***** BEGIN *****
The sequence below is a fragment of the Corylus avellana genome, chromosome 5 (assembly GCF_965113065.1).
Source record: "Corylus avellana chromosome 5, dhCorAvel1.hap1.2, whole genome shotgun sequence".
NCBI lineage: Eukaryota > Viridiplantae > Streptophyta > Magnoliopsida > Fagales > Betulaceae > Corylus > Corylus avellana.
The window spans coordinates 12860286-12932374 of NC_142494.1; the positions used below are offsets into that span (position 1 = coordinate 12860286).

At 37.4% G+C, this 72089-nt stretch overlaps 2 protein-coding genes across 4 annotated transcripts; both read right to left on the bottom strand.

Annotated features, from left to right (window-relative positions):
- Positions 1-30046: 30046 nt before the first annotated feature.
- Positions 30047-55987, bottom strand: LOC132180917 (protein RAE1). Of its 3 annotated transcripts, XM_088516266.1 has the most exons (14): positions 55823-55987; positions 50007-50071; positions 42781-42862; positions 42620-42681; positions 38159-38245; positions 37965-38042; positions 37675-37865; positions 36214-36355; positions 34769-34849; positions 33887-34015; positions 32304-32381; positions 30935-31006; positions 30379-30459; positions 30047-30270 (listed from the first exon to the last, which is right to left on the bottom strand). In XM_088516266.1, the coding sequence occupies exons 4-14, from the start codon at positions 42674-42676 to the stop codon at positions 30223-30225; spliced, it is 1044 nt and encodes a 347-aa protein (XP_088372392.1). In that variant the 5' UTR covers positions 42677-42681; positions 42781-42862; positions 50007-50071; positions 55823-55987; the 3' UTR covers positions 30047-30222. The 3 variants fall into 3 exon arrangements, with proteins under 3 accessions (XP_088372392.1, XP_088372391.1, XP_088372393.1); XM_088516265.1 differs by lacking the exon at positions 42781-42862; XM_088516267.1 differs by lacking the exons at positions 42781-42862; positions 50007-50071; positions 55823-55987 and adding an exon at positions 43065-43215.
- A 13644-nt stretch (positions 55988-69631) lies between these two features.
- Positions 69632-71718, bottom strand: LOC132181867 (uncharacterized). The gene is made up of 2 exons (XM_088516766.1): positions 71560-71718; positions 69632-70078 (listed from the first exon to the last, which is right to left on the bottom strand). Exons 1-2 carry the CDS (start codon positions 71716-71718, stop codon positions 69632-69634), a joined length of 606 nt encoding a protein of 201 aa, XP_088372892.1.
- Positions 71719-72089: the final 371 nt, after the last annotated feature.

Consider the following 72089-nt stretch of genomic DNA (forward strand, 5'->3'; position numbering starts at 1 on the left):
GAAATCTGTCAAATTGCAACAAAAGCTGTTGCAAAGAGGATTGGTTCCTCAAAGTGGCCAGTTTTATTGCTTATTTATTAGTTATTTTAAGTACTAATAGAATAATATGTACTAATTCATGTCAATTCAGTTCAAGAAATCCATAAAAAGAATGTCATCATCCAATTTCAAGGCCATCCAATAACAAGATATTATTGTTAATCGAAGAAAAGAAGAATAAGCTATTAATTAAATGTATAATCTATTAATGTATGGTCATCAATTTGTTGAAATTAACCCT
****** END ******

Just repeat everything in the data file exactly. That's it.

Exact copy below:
The sequence below is a fragment of the Corylus avellana genome, chromosome 5 (assembly GCF_965113065.1).
Source record: "Corylus avellana chromosome 5, dhCorAvel1.hap1.2, whole genome shotgun sequence".
NCBI lineage: Eukaryota > Viridiplantae > Streptophyta > Magnoliopsida > Fagales > Betulaceae > Corylus > Corylus avellana.
The window spans coordinates 12860286-12932374 of NC_142494.1; the positions used below are offsets into that span (position 1 = coordinate 12860286).

At 37.4% G+C, this 72089-nt stretch overlaps 2 protein-coding genes across 4 annotated transcripts; both read right to left on the bottom strand.

Annotated features, from left to right (window-relative positions):
- Positions 1-30046: 30046 nt before the first annotated feature.
- Positions 30047-55987, bottom strand: LOC132180917 (protein RAE1). Of its 3 annotated transcripts, XM_088516266.1 has the most exons (14): positions 55823-55987; positions 50007-50071; positions 42781-42862; positions 42620-42681; positions 38159-38245; positions 37965-38042; positions 37675-37865; positions 36214-36355; positions 34769-34849; positions 33887-34015; positions 32304-32381; positions 30935-31006; positions 30379-30459; positions 30047-30270 (listed from the first exon to the last, which is right to left on the bottom strand). In XM_088516266.1, the coding sequence occupies exons 4-14, from the start codon at positions 42674-42676 to the stop codon at positions 30223-30225; spliced, it is 1044 nt and encodes a 347-aa protein (XP_088372392.1). In that variant the 5' UTR covers positions 42677-42681; positions 42781-42862; positions 50007-50071; positions 55823-55987; the 3' UTR covers positions 30047-30222. The 3 variants fall into 3 exon arrangements, with proteins under 3 accessions (XP_088372392.1, XP_088372391.1, XP_088372393.1); XM_088516265.1 differs by lacking the exon at positions 42781-42862; XM_088516267.1 differs by lacking the exons at positions 42781-42862; positions 50007-50071; positions 55823-55987 and adding an exon at positions 43065-43215.
- A 13644-nt stretch (positions 55988-69631) lies between these two features.
- Positions 69632-71718, bottom strand: LOC132181867 (uncharacterized). The gene is made up of 2 exons (XM_088516766.1): positions 71560-71718; positions 69632-70078 (listed from the first exon to the last, which is right to left on the bottom strand). Exons 1-2 carry the CDS (start codon positions 71716-71718, stop codon positions 69632-69634), a joined length of 606 nt encoding a protein of 201 aa, XP_088372892.1.
- Positions 71719-72089: the final 371 nt, after the last annotated feature.

Consider the following 72089-nt stretch of genomic DNA (forward strand, 5'->3'; position numbering starts at 1 on the left):
GAAATCTGTCAAATTGCAACAAAAGCTGTTGCAAAGAGGATTGGTTCCTCAAAGTGGCCAGTTTTATTGCTTATTTATTAGTTATTTTAAGTACTAATAGAATAATATGTACTAATTCATGTCAATTCAGTTCAAGAAATCCATAAAAAGAATGTCATCATCCAATTTCAAGGCCATCCAATAACAAGATATTATTGTTAATCGAAGAAAAGAAGAATAAGCTATTAATTAAATGTATAATCTATTAATGTATGGTCATCAATTTGTTGAAATTAACCCT